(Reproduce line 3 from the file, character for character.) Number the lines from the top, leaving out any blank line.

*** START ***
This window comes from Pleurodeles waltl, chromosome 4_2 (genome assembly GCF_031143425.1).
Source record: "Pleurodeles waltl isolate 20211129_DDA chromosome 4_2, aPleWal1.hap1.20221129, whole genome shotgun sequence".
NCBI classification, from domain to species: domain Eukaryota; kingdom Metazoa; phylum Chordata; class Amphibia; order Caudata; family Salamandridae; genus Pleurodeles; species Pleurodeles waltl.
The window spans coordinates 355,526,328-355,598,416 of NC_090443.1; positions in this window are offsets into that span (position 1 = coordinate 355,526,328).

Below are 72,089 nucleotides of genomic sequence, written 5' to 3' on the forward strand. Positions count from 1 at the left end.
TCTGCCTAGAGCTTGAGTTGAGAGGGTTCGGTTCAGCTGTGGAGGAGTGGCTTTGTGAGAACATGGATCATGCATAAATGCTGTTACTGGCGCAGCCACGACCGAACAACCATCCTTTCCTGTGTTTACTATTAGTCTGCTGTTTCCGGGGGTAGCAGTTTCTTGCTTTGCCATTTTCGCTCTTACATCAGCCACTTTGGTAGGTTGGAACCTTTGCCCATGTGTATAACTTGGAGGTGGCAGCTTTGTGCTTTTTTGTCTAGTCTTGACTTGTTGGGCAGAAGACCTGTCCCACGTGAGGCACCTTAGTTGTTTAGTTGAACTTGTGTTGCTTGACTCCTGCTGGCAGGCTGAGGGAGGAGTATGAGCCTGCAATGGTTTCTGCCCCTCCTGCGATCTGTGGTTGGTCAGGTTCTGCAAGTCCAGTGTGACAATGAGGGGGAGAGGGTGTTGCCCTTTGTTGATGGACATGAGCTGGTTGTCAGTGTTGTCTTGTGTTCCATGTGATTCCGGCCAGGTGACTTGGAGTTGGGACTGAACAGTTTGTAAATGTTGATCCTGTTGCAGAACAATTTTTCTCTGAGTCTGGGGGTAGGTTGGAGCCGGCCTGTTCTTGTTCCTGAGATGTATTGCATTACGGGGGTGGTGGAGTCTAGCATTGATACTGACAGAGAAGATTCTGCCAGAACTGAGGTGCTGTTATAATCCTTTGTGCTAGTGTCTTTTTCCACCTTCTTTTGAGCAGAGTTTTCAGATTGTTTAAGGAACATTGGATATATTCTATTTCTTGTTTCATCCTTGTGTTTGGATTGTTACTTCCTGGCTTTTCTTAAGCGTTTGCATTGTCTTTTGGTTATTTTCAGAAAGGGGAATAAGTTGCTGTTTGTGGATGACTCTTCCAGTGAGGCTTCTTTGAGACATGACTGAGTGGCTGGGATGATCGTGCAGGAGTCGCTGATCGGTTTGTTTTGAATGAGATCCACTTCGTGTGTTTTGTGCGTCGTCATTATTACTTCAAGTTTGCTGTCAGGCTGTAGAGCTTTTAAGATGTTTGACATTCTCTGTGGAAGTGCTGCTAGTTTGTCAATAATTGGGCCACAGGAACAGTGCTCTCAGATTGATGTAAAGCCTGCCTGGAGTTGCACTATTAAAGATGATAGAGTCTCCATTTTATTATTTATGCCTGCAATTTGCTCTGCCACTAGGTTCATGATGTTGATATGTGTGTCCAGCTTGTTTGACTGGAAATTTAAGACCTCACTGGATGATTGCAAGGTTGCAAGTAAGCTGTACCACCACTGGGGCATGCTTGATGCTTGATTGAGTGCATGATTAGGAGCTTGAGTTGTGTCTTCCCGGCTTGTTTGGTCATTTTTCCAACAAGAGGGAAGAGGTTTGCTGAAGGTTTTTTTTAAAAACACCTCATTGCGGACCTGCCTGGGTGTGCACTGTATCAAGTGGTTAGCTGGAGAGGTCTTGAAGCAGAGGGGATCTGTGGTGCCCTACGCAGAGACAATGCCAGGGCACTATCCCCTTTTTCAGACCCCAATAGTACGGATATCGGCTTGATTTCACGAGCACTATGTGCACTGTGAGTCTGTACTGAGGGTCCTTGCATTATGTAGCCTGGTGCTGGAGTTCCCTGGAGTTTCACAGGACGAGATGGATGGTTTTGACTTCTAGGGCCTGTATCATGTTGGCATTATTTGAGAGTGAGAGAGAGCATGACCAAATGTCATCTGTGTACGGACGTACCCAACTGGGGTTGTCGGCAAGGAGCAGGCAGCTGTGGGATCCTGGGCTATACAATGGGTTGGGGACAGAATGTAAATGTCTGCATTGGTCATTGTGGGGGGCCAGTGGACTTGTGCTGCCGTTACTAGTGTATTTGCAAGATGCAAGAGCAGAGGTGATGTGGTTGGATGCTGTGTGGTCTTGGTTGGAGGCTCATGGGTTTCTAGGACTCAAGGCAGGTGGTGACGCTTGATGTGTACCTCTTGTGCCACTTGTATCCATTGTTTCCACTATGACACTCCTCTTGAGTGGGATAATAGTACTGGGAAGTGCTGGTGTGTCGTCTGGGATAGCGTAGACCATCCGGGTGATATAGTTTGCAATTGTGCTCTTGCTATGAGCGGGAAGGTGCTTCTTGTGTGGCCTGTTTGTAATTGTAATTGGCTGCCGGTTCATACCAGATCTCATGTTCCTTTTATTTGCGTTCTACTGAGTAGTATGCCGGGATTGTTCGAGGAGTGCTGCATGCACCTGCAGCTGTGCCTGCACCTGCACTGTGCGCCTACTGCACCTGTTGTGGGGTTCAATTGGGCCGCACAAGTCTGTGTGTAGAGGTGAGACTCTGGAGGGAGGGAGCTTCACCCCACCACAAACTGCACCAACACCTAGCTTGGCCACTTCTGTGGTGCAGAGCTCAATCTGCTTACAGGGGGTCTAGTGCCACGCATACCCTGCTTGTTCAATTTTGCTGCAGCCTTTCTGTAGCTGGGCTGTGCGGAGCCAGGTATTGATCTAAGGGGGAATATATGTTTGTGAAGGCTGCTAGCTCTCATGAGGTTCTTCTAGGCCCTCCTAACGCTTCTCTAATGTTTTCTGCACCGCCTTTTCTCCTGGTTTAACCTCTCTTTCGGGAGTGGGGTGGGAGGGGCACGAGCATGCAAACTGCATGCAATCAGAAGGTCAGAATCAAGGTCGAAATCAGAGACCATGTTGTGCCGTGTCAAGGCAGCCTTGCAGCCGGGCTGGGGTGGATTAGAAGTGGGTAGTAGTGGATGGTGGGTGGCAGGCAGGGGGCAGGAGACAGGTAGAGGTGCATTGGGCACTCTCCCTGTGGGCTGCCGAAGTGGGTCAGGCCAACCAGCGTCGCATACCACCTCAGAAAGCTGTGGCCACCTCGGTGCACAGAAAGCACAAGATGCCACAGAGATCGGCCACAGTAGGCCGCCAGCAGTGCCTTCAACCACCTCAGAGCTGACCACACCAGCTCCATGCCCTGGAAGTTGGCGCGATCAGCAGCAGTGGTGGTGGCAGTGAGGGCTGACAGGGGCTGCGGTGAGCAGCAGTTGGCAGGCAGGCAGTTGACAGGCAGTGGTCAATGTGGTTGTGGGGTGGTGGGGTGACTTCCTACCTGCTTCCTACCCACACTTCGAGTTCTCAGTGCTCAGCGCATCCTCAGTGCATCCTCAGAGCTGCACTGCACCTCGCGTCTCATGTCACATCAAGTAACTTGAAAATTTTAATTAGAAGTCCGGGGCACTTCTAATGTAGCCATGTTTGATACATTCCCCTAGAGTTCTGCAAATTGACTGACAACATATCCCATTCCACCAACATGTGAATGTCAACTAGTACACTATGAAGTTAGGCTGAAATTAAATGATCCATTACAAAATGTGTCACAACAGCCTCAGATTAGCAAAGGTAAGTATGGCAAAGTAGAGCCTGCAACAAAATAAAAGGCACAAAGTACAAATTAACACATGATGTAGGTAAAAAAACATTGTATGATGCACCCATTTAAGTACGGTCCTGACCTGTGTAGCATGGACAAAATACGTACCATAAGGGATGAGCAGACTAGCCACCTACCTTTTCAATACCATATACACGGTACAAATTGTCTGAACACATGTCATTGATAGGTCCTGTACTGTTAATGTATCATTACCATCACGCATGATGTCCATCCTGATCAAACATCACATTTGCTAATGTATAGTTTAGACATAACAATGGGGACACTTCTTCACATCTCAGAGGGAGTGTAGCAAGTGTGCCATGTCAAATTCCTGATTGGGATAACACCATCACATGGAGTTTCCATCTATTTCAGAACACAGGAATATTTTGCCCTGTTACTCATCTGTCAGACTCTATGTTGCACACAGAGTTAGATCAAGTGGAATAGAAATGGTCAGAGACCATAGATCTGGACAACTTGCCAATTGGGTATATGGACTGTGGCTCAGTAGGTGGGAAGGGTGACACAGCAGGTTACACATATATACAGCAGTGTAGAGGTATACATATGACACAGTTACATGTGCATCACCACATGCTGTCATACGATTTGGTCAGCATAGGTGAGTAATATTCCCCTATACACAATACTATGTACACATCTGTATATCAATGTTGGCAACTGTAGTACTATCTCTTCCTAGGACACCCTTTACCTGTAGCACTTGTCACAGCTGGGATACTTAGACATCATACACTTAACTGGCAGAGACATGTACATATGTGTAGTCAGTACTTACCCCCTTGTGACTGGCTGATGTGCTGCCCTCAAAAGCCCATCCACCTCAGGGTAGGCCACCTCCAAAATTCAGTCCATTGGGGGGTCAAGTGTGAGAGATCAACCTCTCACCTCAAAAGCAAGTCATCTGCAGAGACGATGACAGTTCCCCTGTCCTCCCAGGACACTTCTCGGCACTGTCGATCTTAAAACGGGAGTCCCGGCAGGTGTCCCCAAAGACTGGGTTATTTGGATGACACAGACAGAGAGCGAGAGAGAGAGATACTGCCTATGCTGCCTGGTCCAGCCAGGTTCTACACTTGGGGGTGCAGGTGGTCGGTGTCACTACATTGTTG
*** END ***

NCBI classification, from domain to species: domain Eukaryota; kingdom Metazoa; phylum Chordata; class Amphibia; order Caudata; family Salamandridae; genus Pleurodeles; species Pleurodeles waltl.